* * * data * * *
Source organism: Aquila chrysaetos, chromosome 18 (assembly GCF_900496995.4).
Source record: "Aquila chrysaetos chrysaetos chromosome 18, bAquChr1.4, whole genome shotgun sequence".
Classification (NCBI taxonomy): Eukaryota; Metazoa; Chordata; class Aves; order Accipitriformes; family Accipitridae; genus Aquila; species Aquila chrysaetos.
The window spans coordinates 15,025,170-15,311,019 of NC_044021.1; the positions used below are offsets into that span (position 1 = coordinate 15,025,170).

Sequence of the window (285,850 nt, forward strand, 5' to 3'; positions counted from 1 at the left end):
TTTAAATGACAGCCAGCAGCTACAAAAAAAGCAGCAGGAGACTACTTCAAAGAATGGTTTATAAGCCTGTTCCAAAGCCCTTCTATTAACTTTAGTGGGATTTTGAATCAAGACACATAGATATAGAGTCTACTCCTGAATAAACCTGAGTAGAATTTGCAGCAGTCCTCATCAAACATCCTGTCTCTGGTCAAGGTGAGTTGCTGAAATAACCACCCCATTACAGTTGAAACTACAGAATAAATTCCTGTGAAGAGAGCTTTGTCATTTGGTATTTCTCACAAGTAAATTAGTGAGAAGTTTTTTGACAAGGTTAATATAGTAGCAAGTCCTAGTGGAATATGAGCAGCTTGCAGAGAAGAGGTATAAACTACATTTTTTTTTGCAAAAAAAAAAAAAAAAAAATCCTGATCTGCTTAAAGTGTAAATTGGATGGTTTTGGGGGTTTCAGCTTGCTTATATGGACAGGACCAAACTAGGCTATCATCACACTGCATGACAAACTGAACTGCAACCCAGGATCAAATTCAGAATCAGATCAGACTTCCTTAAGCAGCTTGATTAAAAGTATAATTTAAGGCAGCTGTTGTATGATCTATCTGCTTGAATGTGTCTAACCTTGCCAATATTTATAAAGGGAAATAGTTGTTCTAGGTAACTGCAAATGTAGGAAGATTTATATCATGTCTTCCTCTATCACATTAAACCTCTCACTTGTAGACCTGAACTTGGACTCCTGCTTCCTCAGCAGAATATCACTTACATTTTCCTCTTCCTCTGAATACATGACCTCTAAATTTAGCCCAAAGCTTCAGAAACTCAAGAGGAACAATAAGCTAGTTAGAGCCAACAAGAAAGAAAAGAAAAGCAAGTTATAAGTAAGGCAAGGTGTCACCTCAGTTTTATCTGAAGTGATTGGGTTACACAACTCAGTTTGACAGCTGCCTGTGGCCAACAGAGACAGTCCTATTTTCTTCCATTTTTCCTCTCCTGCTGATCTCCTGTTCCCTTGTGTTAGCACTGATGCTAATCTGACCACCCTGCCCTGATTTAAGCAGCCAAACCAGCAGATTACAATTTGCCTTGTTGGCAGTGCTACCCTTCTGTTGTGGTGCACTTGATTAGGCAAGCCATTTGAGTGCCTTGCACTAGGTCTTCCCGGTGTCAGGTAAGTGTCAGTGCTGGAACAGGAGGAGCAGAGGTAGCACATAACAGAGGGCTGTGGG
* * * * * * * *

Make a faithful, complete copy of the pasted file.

Source organism: Aquila chrysaetos, chromosome 18 (assembly GCF_900496995.4).
Source record: "Aquila chrysaetos chrysaetos chromosome 18, bAquChr1.4, whole genome shotgun sequence".
Classification (NCBI taxonomy): Eukaryota; Metazoa; Chordata; class Aves; order Accipitriformes; family Accipitridae; genus Aquila; species Aquila chrysaetos.
The window spans coordinates 15,025,170-15,311,019 of NC_044021.1; the positions used below are offsets into that span (position 1 = coordinate 15,025,170).

Sequence of the window (285,850 nt, forward strand, 5' to 3'; positions counted from 1 at the left end):
TTTAAATGACAGCCAGCAGCTACAAAAAAAGCAGCAGGAGACTACTTCAAAGAATGGTTTATAAGCCTGTTCCAAAGCCCTTCTATTAACTTTAGTGGGATTTTGAATCAAGACACATAGATATAGAGTCTACTCCTGAATAAACCTGAGTAGAATTTGCAGCAGTCCTCATCAAACATCCTGTCTCTGGTCAAGGTGAGTTGCTGAAATAACCACCCCATTACAGTTGAAACTACAGAATAAATTCCTGTGAAGAGAGCTTTGTCATTTGGTATTTCTCACAAGTAAATTAGTGAGAAGTTTTTTGACAAGGTTAATATAGTAGCAAGTCCTAGTGGAATATGAGCAGCTTGCAGAGAAGAGGTATAAACTACATTTTTTTTTGCAAAAAAAAAAAAAAAAAAATCCTGATCTGCTTAAAGTGTAAATTGGATGGTTTTGGGGGTTTCAGCTTGCTTATATGGACAGGACCAAACTAGGCTATCATCACACTGCATGACAAACTGAACTGCAACCCAGGATCAAATTCAGAATCAGATCAGACTTCCTTAAGCAGCTTGATTAAAAGTATAATTTAAGGCAGCTGTTGTATGATCTATCTGCTTGAATGTGTCTAACCTTGCCAATATTTATAAAGGGAAATAGTTGTTCTAGGTAACTGCAAATGTAGGAAGATTTATATCATGTCTTCCTCTATCACATTAAACCTCTCACTTGTAGACCTGAACTTGGACTCCTGCTTCCTCAGCAGAATATCACTTACATTTTCCTCTTCCTCTGAATACATGACCTCTAAATTTAGCCCAAAGCTTCAGAAACTCAAGAGGAACAATAAGCTAGTTAGAGCCAACAAGAAAGAAAAGAAAAGCAAGTTATAAGTAAGGCAAGGTGTCACCTCAGTTTTATCTGAAGTGATTGGGTTACACAACTCAGTTTGACAGCTGCCTGTGGCCAACAGAGACAGTCCTATTTTCTTCCATTTTTCCTCTCCTGCTGATCTCCTGTTCCCTTGTGTTAGCACTGATGCTAATCTGACCACCCTGCCCTGATTTAAGCAGCCAAACCAGCAGATTACAATTTGCCTTGTTGGCAGTGCTACCCTTCTGTTGTGGTGCACTTGATTAGGCAAGCCATTTGAGTGCCTTGCACTAGGTCTTCCCGGTGTCAGGTAAGTGTCAGTGCTGGAACAGGAGGAGCAGAGGTAGCACATAACAGAGGGCTGTGGG